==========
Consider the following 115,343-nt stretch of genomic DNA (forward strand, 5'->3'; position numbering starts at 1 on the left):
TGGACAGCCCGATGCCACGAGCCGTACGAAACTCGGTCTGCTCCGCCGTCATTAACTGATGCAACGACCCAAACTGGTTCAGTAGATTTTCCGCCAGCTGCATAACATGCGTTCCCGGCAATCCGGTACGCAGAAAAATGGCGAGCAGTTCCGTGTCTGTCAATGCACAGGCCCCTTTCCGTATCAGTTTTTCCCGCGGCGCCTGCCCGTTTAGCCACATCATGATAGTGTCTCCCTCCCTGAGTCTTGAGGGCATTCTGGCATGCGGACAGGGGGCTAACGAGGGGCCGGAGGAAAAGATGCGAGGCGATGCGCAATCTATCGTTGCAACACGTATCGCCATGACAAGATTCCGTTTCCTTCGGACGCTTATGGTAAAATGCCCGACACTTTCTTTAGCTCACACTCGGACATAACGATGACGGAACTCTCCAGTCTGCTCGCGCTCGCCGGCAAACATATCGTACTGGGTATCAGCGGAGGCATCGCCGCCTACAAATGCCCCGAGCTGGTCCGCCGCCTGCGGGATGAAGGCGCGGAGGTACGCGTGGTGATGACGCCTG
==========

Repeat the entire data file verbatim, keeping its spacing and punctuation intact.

Consider the following 115,343-nt stretch of genomic DNA (forward strand, 5'->3'; position numbering starts at 1 on the left):
TGGACAGCCCGATGCCACGAGCCGTACGAAACTCGGTCTGCTCCGCCGTCATTAACTGATGCAACGACCCAAACTGGTTCAGTAGATTTTCCGCCAGCTGCATAACATGCGTTCCCGGCAATCCGGTACGCAGAAAAATGGCGAGCAGTTCCGTGTCTGTCAATGCACAGGCCCCTTTCCGTATCAGTTTTTCCCGCGGCGCCTGCCCGTTTAGCCACATCATGATAGTGTCTCCCTCCCTGAGTCTTGAGGGCATTCTGGCATGCGGACAGGGGGCTAACGAGGGGCCGGAGGAAAAGATGCGAGGCGATGCGCAATCTATCGTTGCAACACGTATCGCCATGACAAGATTCCGTTTCCTTCGGACGCTTATGGTAAAATGCCCGACACTTTCTTTAGCTCACACTCGGACATAACGATGACGGAACTCTCCAGTCTGCTCGCGCTCGCCGGCAAACATATCGTACTGGGTATCAGCGGAGGCATCGCCGCCTACAAATGCCCCGAGCTGGTCCGCCGCCTGCGGGATGAAGGCGCGGAGGTACGCGTGGTGATGACGCCTG